I’m learning the importance of rest. When I’m not rested I open myself up to easier discouragement and lack of passion for what I do. I cannot fully devote myself to anything if I’m tired and weary from unrest.
I’m learning again to slow down and take notice of what and who is around me. Maybe it is a sunset on my way home. Maybe its rush hour traffic (or in the case here in Atlanta…just traffic) that is forcing me to slow down during my day. Maybe it is taking the time to play with my kids or really listen and talk with my wife. I’m working hard at being present where I am. I’m not great at this yet, but I’m learning to do it better.
I’m learning the value of greater discipline in my life. If I am undisciplined, I cannot accomplish all of the things that reasonably do demand my time and attention. If I am undisciplined I will make poor use of my time and rob myself of rest and recharging.
I have seen once again the power of longevity in one place. I honestly believe in any other situation I wouldn’t have been able to make it this far.
There are so many ways longevity has shown itself to be a lifesaver the past few months that I could write an entire post just on how this has helped me—and perhaps at some point I will. For now let me just say to you that it is worth it.
I’m also extremely grateful for the team of volunteers I have in place. Even with me struggling personally so much, our volunteer teams have continued to carry the ministry effectively.
Recruiting and building an all star team has proved once again to be a life saver for me. I cannot imagine where I would be right now without the rock star group I have in place.
Both my volunteer youth leaders and my parent leadership team have been amazing. They have filled the gap where needed as well as been an incredible source of encouragement.
If you don’t have a team like this in place, I cannot encourage you enough to build one. There are few things in your life and ministry that have the ability to enable you to have greater effectiveness than a great team around you. I’ve written about this several times before and offer a course a couple time a year on putting this in place. It is so very important if you intend on being successful.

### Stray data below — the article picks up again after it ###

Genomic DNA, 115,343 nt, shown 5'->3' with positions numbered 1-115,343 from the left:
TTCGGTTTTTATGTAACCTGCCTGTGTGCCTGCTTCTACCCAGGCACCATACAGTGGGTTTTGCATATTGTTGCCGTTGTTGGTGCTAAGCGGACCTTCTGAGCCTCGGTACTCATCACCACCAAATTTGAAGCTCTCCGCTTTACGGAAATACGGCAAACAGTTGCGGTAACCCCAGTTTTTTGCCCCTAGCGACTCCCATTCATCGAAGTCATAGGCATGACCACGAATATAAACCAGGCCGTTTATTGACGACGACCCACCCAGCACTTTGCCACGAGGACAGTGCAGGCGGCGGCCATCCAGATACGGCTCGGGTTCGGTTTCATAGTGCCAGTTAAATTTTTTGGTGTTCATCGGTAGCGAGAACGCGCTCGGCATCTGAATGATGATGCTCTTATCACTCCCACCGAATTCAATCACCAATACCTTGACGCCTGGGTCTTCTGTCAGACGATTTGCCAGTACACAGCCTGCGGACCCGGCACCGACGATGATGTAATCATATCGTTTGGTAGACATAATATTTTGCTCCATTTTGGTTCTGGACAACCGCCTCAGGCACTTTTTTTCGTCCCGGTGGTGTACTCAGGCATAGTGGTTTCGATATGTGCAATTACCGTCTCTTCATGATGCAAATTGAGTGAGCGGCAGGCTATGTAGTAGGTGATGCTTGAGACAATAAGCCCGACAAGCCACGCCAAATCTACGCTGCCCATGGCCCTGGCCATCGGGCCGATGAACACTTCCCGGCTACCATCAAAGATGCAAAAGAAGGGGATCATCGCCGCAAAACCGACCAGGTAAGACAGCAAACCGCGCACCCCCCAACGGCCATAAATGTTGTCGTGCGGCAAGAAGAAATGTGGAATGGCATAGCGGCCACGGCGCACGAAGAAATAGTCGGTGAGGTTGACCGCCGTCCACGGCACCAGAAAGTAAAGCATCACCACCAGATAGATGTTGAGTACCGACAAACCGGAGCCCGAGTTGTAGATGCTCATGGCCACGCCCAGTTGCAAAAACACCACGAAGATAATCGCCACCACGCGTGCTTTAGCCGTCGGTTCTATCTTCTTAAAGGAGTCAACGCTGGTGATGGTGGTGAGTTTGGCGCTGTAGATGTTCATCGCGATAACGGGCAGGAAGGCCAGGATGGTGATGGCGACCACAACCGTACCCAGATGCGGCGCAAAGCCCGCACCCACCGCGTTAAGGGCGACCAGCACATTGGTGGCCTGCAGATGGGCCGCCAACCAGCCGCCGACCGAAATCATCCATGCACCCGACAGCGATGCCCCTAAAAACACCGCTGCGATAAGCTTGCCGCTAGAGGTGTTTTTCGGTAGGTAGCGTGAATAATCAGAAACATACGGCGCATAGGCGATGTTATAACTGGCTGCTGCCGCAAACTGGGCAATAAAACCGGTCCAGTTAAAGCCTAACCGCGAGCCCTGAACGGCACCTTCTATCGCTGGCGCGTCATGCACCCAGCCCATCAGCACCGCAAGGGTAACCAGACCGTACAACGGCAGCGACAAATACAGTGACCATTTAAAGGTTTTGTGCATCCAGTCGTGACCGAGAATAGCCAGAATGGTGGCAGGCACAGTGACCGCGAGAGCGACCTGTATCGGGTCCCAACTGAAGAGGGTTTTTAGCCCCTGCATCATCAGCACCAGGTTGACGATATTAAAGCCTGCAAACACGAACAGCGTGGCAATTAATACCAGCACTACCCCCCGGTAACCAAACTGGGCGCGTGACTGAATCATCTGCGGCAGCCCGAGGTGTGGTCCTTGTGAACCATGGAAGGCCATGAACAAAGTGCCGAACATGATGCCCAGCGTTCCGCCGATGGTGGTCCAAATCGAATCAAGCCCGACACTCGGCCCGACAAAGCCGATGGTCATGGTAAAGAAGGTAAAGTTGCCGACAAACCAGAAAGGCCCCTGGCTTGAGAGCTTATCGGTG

God has shown Himself to be so faithful even in the midst of all of this. He has never wavered, never failed, and continued to show patience and mercy toward me. His love has been constant even though at times I have struggled to feel it or grasp it.
I am so incredibly grateful for His goodness and for the gospel. Overwhelmed by His faithfulness in my life, in my family, and in my ministry.
This crazy calling we call youth ministry can be quite a ride. It can bring the greatest joys and the deepest sorrows. It requires of us to be diligent in guarding ourselves and our hearts. It demands of us to remain disciplined and rested. It allows us to draw close to His side and find the relief we long for in a Savior who is able.
After 17+ years of this, I’m still learning each day. I hope I’m always learning and wanting to learn. I hope the same for you.
“Come to me, all who labor and are heavy laden, and I will give you rest. Take my yoke upon you, and learn from me, for I am gentle and lowly in heart, and you will find rest for your souls. For my yoke is easy, and my burden is light.”